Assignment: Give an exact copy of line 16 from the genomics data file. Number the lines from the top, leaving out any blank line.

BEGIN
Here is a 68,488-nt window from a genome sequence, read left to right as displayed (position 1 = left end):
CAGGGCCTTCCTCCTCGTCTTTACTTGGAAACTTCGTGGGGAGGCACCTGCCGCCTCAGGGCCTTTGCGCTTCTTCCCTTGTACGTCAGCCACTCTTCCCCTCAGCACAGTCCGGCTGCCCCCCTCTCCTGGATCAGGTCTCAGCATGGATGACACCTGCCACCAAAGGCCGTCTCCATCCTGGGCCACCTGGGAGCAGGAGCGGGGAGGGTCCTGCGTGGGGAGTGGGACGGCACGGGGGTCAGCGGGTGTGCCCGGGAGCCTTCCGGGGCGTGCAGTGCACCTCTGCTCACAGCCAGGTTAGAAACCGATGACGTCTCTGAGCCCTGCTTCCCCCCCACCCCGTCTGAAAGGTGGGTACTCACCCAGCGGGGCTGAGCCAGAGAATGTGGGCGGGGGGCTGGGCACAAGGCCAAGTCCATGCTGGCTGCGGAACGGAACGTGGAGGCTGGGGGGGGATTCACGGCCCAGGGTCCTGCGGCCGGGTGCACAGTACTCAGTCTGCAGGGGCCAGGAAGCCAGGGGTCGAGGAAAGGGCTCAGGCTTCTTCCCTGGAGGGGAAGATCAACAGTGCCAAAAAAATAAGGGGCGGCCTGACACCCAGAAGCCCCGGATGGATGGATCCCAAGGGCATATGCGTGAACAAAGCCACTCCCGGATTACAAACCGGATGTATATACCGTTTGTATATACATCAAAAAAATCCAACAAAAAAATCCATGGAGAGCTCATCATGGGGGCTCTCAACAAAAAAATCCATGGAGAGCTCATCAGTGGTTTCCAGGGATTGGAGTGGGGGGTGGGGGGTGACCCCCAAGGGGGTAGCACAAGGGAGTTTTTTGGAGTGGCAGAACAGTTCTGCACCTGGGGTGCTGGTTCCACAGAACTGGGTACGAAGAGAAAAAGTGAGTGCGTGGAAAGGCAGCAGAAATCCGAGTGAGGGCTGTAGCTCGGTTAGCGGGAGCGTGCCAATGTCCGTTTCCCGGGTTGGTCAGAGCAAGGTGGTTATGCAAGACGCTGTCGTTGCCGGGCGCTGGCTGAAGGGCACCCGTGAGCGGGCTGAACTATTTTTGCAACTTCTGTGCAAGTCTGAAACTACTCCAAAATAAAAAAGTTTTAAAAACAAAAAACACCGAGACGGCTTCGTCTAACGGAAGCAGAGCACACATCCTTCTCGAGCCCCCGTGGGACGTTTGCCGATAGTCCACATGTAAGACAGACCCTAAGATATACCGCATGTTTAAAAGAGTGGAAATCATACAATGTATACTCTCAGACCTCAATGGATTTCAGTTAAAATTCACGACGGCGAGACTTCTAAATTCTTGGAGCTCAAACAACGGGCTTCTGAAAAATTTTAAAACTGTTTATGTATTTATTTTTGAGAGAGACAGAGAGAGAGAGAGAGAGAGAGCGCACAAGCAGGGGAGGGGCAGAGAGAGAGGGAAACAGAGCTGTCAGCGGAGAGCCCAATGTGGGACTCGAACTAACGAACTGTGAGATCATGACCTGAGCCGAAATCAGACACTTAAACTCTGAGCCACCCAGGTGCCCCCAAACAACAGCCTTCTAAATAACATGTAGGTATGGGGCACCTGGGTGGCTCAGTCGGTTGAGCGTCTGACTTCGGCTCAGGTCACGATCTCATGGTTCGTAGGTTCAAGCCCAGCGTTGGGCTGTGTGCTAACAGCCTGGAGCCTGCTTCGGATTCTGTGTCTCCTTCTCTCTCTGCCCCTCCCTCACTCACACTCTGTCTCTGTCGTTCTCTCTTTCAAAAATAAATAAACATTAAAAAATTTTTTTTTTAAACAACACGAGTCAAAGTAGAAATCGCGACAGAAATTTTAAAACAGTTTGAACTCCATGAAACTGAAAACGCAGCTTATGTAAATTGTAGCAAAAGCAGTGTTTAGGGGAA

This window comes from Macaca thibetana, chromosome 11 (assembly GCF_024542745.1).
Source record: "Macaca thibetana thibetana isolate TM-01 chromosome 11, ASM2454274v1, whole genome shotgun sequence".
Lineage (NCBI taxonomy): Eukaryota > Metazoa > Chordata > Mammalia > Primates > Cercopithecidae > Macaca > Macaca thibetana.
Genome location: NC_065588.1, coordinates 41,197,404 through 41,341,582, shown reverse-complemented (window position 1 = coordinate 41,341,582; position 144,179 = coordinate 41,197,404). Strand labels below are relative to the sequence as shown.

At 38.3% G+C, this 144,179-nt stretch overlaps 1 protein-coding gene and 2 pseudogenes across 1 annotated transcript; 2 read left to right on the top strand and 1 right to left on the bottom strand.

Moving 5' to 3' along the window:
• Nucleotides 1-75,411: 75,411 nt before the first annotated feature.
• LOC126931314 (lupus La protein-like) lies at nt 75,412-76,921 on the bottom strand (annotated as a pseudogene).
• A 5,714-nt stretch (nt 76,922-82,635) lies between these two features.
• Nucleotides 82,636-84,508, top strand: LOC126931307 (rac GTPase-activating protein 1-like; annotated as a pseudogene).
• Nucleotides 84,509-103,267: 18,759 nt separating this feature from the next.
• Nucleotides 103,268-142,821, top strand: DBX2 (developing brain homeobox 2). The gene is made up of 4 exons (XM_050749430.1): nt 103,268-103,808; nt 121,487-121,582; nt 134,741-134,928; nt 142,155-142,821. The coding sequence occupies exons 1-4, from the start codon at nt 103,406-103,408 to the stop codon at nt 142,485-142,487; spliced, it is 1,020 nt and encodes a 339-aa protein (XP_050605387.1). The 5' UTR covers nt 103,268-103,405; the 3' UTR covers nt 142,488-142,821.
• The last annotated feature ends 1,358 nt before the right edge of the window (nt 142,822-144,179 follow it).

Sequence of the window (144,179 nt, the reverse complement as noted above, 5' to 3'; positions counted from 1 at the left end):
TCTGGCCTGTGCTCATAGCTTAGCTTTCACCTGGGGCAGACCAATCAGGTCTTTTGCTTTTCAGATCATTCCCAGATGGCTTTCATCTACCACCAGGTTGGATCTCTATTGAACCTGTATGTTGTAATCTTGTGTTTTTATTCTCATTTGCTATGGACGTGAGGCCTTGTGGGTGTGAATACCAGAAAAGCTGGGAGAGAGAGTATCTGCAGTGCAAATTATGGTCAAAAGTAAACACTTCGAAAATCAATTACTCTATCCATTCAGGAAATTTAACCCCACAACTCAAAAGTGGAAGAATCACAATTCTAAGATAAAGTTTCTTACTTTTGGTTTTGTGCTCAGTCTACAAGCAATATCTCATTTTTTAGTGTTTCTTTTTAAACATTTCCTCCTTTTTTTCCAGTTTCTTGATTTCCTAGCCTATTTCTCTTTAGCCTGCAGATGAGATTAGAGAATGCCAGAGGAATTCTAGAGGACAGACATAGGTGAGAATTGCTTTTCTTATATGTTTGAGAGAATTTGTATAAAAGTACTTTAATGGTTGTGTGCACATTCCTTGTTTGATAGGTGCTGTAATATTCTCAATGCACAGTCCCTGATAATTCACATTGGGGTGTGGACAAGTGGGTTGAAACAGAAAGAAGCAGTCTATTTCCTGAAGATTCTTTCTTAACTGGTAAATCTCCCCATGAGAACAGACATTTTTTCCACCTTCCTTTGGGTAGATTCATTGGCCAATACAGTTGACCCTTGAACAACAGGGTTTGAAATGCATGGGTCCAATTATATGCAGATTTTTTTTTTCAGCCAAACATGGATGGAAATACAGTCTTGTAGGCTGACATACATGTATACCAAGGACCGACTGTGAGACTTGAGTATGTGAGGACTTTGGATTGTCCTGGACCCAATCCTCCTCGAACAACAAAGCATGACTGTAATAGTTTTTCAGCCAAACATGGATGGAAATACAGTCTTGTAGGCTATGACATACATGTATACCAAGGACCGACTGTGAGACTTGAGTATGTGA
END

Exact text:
Sequence of the window (144,179 nt, the reverse complement as noted above, 5' to 3'; positions counted from 1 at the left end):